Jincy Varghese, a native of Pathanamthitta and a terrarium expert, shares tips on building your own at home with no maintenance.
Is your home too small to make a garden, but you want some greens that need no maintenance? Then a terrarium can be an excellent pick.
A Terrarium is an indoor miniature garden confined within a sealed glass container to create a self-sustaining ecosystem. If planted once, there is no need to open the container even for watering. But the garden remains green – if it’s grown and maintained in the right way.
Jincy Varghese, a terrarium maker from Thiruvalla, Pathanamthitta, explains how to make a perfect terrarium and the common mistakes that happen during its making. It’s been more than a year since 36-year-old Jincy started a terrarium business after quitting her nursing job in Saudi Arabia due to some health issues. “I completely relied on YouTube to study the process, and it was an instant success,” says the gardener.
Here are some quick tips for beginners in terrarium making from the expert:
1. Choose a suitable container
Any transparent containers with a wide mouth and tight lid can be used. Go for glass containers, not plastic ones. “You can pick a cookie jar, fishbowl, wine or beer bottle,” says Jincy. The container can be three inches to foot-long, as you wish.
2. Select appropriate plants
Humidity loving and low light compatible plants are the best to pick. Ferns, moss and similar houseplants can be good options. “Avoid plants like succulents and cactus for closed no-maintenance terrariums. They can be planted in open containers,” she explains.
3. Use basic tools
Terrariums are confined spaces, and it is better to use small tools like chopsticks or tweezers. Using any big tools will damage the plants as well as the container.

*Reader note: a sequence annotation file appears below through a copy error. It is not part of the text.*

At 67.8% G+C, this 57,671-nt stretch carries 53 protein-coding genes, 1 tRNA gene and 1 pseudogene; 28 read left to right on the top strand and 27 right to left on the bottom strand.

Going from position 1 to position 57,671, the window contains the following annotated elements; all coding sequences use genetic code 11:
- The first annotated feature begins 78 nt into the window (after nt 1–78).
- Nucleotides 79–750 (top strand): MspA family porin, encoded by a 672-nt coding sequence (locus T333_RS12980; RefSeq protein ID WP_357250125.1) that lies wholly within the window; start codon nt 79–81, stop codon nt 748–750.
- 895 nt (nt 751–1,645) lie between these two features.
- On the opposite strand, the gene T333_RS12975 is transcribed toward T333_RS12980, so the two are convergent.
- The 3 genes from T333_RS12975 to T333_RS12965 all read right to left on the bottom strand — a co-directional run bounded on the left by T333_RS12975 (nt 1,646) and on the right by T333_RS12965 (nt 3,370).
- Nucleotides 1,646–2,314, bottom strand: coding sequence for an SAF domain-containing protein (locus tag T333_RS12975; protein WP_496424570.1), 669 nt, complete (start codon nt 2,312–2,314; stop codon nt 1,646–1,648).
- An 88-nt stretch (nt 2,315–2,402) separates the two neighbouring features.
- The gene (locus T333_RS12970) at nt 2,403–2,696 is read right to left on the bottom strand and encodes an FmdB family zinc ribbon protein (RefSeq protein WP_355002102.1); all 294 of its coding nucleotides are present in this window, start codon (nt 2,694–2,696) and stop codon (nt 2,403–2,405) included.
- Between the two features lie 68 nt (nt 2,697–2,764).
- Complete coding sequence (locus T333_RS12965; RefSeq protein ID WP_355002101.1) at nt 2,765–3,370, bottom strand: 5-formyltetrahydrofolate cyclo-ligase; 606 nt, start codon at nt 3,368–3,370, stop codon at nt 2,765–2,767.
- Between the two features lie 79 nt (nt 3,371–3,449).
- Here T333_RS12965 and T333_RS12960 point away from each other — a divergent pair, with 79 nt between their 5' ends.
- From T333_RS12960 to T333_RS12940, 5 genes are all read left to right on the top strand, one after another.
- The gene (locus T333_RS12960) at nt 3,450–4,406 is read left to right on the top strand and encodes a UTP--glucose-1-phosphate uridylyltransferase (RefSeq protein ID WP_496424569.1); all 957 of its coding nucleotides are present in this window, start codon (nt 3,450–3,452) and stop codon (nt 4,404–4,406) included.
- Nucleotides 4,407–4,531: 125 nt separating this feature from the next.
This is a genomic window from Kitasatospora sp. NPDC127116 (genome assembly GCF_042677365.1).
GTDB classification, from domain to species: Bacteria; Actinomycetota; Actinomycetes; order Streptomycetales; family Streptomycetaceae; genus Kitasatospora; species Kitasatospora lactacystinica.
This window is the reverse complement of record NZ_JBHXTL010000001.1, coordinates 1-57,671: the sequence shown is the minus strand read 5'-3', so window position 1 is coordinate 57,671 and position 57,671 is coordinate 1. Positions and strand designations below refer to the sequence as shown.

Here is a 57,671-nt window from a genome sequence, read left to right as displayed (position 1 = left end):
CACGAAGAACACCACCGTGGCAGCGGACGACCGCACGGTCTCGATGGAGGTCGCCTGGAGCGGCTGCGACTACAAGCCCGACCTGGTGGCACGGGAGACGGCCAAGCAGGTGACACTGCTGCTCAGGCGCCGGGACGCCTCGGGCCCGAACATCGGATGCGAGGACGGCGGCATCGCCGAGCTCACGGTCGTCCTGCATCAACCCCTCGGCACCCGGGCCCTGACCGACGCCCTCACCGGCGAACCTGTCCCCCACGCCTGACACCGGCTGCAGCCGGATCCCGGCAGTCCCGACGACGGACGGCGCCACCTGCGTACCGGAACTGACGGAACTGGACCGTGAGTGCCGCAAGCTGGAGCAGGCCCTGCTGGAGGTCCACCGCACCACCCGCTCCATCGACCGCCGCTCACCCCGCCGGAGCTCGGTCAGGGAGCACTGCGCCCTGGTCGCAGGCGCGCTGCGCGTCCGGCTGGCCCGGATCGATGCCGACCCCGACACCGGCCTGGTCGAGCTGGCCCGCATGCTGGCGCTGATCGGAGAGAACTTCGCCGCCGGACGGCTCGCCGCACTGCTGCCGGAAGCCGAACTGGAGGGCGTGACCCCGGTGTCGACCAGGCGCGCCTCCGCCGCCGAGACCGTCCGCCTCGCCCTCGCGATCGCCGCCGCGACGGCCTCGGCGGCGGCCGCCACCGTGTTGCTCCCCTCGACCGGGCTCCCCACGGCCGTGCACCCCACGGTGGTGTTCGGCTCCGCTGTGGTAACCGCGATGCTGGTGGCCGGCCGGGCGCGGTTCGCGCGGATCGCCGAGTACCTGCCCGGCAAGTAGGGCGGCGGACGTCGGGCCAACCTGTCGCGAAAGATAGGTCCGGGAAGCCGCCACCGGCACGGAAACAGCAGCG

4. Add drainage and charcoal layer
In order to keep water away from plant roots, a drainage layer is to be created. Thus, start the process by adding gravel or pebbles. “This base layer is called the drainage layer,” she says. Top it with a thin layer of charcoal to absorb excess moisture and control any bacteria or odour.
5. Add substrate
The potting mixture, otherwise known as a substrate that consists of garden soil, sand and cocopeat, is to be added on top of the charcoal.
6. It’s time to plant
Remove any excess soil left on the plant roots before taking them into the container. Dig a hole for each plant using a chopstick or a finger. Water it lightly using a sprayer after planting and close the container.
7. Ensure a little sunshine
Indirect, filtered sunlight is essential for the growth of terrarium plants. “The south side window area is the ideal place to keep the containers from where it can receive not-so-harsh sunlight. If that is not possible, small LED or fluorescent lights can be set up near the container which doesn’t produce excess heat.”
“Now watch the biosphere swing into action within a few days with absolutely no maintenance,” says the gardener.
(Edited by Vinayak Hegde)